Cardiac MRI. This is an imaging test that takes detailed pictures of the heart. It may be used to get a more precise look at the heart valves and heart muscle, or to prepare for heart valve surgery.
MVP usually doesn't need to be treated because it is rarely a serious condition, and it doesn't damage the heart. Regular checkups with your doctor are advised.
If you have heart rhythm changes, you may need medicines that control fast heart rhythms or irregular heartbeats. In most cases, you will also need to limit stimulants, such as caffeine and cigarettes, to control symptoms.
If you have atrial fibrillation or severe left atrial enlargement, you may need treatment with an anticoagulant (blood thinner) to keep clots from forming. This can be in the form of aspirin ,warfarin therapy, or other newer blood thinners
If you have symptoms of dizziness or fainting, it's important to stay well hydrated by drinking plenty of fluids.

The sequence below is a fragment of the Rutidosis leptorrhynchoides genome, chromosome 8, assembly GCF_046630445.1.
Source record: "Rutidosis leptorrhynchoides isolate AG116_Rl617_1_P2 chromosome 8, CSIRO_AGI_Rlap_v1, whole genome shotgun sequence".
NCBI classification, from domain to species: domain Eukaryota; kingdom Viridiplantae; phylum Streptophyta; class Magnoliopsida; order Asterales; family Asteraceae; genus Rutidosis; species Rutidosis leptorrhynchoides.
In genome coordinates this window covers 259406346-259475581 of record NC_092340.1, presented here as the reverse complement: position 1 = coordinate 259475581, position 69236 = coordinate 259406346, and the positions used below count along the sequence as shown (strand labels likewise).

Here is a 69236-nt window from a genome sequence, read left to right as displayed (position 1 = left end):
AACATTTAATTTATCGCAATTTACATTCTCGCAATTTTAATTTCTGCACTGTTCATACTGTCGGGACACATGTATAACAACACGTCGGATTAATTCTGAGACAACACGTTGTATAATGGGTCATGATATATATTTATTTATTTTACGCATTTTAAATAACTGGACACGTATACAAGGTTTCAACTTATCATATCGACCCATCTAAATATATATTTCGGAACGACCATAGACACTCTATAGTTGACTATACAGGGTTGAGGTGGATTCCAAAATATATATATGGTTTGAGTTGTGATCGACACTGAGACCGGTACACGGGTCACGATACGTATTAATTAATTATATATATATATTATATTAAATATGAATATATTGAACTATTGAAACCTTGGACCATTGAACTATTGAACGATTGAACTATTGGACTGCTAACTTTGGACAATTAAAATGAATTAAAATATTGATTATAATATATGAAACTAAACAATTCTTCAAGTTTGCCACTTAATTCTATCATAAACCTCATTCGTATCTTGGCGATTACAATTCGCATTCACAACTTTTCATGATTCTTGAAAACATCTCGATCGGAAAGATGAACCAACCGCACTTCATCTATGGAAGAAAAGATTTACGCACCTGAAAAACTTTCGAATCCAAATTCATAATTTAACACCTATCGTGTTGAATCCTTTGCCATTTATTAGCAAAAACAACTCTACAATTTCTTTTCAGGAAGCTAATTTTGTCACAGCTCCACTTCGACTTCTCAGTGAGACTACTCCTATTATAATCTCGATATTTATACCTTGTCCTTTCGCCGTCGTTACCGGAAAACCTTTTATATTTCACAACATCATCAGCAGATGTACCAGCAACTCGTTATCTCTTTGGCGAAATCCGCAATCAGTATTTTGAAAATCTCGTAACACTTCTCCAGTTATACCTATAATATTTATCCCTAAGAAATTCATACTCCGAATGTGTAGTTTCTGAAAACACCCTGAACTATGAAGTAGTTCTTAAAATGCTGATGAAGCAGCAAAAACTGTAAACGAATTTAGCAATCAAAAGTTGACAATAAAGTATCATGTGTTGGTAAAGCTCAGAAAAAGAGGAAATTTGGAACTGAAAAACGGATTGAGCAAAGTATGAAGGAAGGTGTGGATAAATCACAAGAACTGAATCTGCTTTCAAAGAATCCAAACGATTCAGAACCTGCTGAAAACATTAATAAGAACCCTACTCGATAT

If severe mitral regurgitation is from a floppy mitral leaflet, tear (rupture) of the cords, or extreme lengthening of the valve, you may need transcatheter mitral valve repair, surgical repair, or valve replacement.
Rarely, bacteria that enter the bloodstream can cause endocarditis, an infection of the inner lining of the heart chambers and valves. This risk is higher in people with MVP because the deformed mitral valve flap can attract bacteria that are in the bloodstream. Gum infections and tooth decay can cause endocarditis, so regularly flossing and brushing your teeth can help prevent it. You may be at high risk for endocarditis if you have had a valve replaced. You may need to take antibiotics before dental work and certain types of surgery.
Call your healthcare provider if your symptoms get worse or if you have new symptoms.